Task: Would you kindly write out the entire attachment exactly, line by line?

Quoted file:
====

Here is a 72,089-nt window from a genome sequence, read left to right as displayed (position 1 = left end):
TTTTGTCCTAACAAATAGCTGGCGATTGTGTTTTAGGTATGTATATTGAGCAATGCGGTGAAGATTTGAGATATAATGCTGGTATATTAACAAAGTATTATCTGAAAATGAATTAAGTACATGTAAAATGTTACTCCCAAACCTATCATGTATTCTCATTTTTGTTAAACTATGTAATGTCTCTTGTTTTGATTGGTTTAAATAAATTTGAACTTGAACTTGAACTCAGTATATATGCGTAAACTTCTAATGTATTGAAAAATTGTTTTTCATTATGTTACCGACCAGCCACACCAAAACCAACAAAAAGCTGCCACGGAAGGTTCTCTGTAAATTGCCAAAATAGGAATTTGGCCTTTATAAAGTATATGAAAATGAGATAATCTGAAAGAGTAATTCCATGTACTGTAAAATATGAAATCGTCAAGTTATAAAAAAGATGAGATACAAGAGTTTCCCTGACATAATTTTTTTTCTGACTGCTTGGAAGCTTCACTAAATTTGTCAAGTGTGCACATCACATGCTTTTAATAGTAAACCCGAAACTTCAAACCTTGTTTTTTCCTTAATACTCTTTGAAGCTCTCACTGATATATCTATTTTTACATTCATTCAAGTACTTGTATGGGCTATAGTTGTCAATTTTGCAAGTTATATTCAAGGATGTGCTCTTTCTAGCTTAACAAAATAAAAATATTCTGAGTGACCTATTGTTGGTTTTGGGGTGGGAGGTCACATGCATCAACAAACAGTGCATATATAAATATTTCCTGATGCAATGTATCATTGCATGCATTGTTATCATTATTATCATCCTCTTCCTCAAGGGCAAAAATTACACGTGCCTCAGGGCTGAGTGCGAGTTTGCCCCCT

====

Here is a 72,089-nt window from a genome sequence, read left to right as displayed (position 1 = left end):
TTTTGTCCTAACAAATAGCTGGCGATTGTGTTTTAGGTATGTATATTGAGCAATGCGGTGAAGATTTGAGATATAATGCTGGTATATTAACAAAGTATTATCTGAAAATGAATTAAGTACATGTAAAATGTTACTCCCAAACCTATCATGTATTCTCATTTTTGTTAAACTATGTAATGTCTCTTGTTTTGATTGGTTTAAATAAATTTGAACTTGAACTTGAACTCAGTATATATGCGTAAACTTCTAATGTATTGAAAAATTGTTTTTCATTATGTTACCGACCAGCCACACCAAAACCAACAAAAAGCTGCCACGGAAGGTTCTCTGTAAATTGCCAAAATAGGAATTTGGCCTTTATAAAGTATATGAAAATGAGATAATCTGAAAGAGTAATTCCATGTACTGTAAAATATGAAATCGTCAAGTTATAAAAAAGATGAGATACAAGAGTTTCCCTGACATAATTTTTTTTCTGACTGCTTGGAAGCTTCACTAAATTTGTCAAGTGTGCACATCACATGCTTTTAATAGTAAACCCGAAACTTCAAACCTTGTTTTTTCCTTAATACTCTTTGAAGCTCTCACTGATATATCTATTTTTACATTCATTCAAGTACTTGTATGGGCTATAGTTGTCAATTTTGCAAGTTATATTCAAGGATGTGCTCTTTCTAGCTTAACAAAATAAAAATATTCTGAGTGACCTATTGTTGGTTTTGGGGTGGGAGGTCACATGCATCAACAAACAGTGCATATATAAATATTTCCTGATGCAATGTATCATTGCATGCATTGTTATCATTATTATCATCCTCTTCCTCAAGGGCAAAAATTACACGTGCCTCAGGGCTGAGTGCGAGTTTGCCCCCT